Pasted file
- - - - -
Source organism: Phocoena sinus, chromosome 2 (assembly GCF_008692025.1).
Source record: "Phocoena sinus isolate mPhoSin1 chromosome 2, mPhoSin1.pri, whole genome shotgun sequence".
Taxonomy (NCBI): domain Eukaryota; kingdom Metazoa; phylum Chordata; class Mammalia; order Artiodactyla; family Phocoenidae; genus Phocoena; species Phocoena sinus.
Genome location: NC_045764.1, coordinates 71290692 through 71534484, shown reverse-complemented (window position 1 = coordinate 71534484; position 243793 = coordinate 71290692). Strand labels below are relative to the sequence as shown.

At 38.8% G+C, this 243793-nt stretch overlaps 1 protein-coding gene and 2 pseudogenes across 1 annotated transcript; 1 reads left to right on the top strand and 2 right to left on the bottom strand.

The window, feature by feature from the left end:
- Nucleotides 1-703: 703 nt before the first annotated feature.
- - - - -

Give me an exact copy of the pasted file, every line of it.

Source organism: Phocoena sinus, chromosome 2 (assembly GCF_008692025.1).
Source record: "Phocoena sinus isolate mPhoSin1 chromosome 2, mPhoSin1.pri, whole genome shotgun sequence".
Taxonomy (NCBI): domain Eukaryota; kingdom Metazoa; phylum Chordata; class Mammalia; order Artiodactyla; family Phocoenidae; genus Phocoena; species Phocoena sinus.
Genome location: NC_045764.1, coordinates 71290692 through 71534484, shown reverse-complemented (window position 1 = coordinate 71534484; position 243793 = coordinate 71290692). Strand labels below are relative to the sequence as shown.

At 38.8% G+C, this 243793-nt stretch overlaps 1 protein-coding gene and 2 pseudogenes across 1 annotated transcript; 1 reads left to right on the top strand and 2 right to left on the bottom strand.

The window, feature by feature from the left end:
- Nucleotides 1-703: 703 nt before the first annotated feature.